The world of the Internet mirrors the real-world in myriad ways: there are members (we call them populations), websites (destinations to visit), acquisitions of companies (redrawn political boundaries). So what if the Internet could be visualized like our global politics? That’s exactly what designer Martin Vargic did in this cartographic experiment which treats mega-companies such as Google, Microsoft, HP, and Apple like empires, on a classic world map. To explain the dominance and relationships of these entities, Vargic created a visual hierarchy that gives prominent treatment to companies with the most users (or sites with the most visitors), surrounding them with smaller states and townships named after adjacent businesses. "My map is divided into two distinct parts,” Vargic told The Independent. Drones don’t have the greatest reputation, thanks to the fact that they’ve mostly been used for spy missions and as remote killing machines.
But a team at Ideo.org thinks that the technology--which they prefer to call "intelligent flying robots"--could also help solve the world’s biggest health challenges. Some of the ideas they suggest in this video, like delivering medicine in places that are hard to reach by roads, have already been tested in some areas and may be close to becoming reality. Others, like real-time imaging, have been used by industries like mining and agriculture, and could easily be adapted to serve the greater good. In a disaster, a glider could quickly fly over impassable roads, making a map with photos of survivors.
In remote areas, a drone floating high in the air could improve connections to the outside world, so a village nurse could talk to doctors at a distant hospital. As more drones are used to help people, their image may slowly begin to change. For decades, the green movement has been chasing the wrong ball.
If only we could cultivate so-called "advocates" (pejoratively dubbed "treehuggers") then we could scale the market for sustainable goods and tip the business paradigm toward more conscious capitalism. Wishful thinking. Jack Andraka, the high school junior behind this Intel Science Fair-winning cancer sensor and this handheld device that can detect explosives and environmental contaminants, is now back with yet another invention: a biosensor that can quickly and cheaply detect water contaminants.
Andraka's microfluidic biosensor, developed with fellow student Chloe Diggs, recently took the $50,000 first prize among high school entrants in the Siemens We Can Change the World Challenge. The pair developed their credit card-sized biosensor after learning about water pollution in a high school environmental science class. Bike locks aren’t cute.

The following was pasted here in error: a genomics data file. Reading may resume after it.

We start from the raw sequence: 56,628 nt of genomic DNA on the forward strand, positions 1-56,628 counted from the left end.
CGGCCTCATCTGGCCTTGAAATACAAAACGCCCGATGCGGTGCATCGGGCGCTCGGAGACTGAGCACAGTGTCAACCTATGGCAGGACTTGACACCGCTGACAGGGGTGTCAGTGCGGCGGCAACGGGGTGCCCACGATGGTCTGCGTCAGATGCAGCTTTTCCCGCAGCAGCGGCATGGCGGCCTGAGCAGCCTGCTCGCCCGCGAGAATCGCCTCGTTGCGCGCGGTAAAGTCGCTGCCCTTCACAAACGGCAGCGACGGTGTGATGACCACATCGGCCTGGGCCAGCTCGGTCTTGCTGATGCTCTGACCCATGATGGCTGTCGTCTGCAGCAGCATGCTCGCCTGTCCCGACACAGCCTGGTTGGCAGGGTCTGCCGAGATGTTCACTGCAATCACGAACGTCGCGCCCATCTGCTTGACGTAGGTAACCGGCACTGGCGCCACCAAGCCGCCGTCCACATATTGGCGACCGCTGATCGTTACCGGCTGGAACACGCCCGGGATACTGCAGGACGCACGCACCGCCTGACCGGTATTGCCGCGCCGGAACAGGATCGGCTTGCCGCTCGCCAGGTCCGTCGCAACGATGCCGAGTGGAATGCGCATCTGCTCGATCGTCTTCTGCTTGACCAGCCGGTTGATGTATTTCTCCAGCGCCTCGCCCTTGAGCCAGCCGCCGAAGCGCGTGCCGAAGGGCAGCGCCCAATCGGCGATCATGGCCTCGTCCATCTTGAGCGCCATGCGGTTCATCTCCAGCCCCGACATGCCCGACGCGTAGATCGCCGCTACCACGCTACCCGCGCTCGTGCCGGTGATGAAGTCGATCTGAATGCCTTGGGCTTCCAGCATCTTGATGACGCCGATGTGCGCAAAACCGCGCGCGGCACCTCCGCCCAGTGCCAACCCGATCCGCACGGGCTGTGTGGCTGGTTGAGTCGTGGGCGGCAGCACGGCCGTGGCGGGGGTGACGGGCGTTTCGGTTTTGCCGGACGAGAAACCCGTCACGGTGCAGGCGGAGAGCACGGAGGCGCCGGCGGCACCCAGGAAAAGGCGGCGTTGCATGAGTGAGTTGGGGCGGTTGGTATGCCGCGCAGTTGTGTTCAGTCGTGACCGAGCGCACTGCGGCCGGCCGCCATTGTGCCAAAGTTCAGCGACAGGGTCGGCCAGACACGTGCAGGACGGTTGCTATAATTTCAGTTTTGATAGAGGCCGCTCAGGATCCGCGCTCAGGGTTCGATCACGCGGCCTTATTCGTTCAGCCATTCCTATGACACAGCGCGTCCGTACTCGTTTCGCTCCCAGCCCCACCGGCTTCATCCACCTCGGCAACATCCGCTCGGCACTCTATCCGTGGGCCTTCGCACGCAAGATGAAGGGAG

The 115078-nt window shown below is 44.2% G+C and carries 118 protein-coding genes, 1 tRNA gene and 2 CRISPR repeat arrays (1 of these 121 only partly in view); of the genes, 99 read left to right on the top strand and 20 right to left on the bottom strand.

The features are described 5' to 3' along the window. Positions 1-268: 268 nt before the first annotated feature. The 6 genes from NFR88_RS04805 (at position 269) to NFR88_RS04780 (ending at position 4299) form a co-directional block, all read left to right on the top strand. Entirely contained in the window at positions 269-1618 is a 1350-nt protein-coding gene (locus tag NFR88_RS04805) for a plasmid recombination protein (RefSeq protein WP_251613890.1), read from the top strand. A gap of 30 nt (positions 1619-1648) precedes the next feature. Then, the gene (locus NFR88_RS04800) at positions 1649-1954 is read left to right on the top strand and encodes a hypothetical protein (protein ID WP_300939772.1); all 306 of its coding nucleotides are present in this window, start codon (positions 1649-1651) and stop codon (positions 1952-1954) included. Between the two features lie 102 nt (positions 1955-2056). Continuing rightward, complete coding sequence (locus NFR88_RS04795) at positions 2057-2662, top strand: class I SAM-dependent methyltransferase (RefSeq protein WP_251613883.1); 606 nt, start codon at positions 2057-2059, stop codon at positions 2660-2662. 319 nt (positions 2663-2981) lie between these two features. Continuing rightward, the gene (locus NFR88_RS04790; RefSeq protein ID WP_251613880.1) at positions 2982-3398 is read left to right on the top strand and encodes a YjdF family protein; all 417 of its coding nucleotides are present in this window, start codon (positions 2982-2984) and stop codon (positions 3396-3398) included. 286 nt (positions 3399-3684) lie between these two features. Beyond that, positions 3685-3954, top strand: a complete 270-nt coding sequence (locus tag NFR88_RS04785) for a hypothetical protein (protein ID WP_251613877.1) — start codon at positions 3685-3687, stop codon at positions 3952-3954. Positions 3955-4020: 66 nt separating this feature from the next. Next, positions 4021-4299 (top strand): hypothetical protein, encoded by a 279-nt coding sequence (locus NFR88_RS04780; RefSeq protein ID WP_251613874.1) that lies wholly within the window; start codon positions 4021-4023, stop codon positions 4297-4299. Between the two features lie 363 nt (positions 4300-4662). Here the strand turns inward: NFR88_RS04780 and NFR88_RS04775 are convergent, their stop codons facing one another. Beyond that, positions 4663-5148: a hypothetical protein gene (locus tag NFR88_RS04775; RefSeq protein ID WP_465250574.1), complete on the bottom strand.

And they’re usually not that convenient, either heavy to carry or easy to forget. (Have you ever forgotten your bike lock when you’re out running errands? Knocking down a concrete building usually takes brute force: Wrecking balls, huge excavators, or explosives rip apart walls while fire hoses spray water to keep the clouds of dust down.
It’s an energy-intensive process, and after everything’s been torn apart, the concrete often ends up in a landfill or has to be trucked to a recycling facility. What's the nutritional value of your food?
If you buy your food pre-packaged, answering this question is easy: Look on the side of the packet. The Intergovernmental Panel on Climate Change (IPCC), a United Nations group that issues reports on the latest climate science, has put out its latest dire warning for humanity in the Working Group II report, which examines all the predicted impacts that climate change will have on the planet.
Unfortunately for anyone actually interested in reading the report, it's incredibly boring. Here are some of the most salient points that are worth paying attention to: In short, things are going to get very, very bad. No one will escape unscathed Climate change doesn't just affect poor countries, though they are generally less equipped for adaptation. Africa will deal with more water stress, crop productivity issues, and "vector and vector-borne diseases", but North America doesn't have it much better, threatened by loss of ecosystems, heat-related deaths, urban floods, and water quality issues. Climate change is inevitable. Every year, around 87 billion plastic bottle caps are made in the U.S. alone— and most end up in the trash.
A company in Brazil hopes to help change that with this line of caps that you might actually want to keep: Each turns into a Lego-like block that can be used as a toy or to build furniture. "I wanted to develop a sustainable cap, and I think it’s better to innovate by looking for a problem than by looking for an idea," says Claudio Patrick Vollers, the CEO of Clever Pack, the company that makes the new caps. "I looked at the whole lifecycle of packaging, including the recycling process, and looked for the biggest environmental problem. " Recycling, he noticed, takes quite a bit of energy, both for transportation and the electricity used to melt plastic. So even if a cap makes it to the recycling bin (an unlikely event in the U.S., though it’s a little more likely in Brazil) it still has an environmental impact.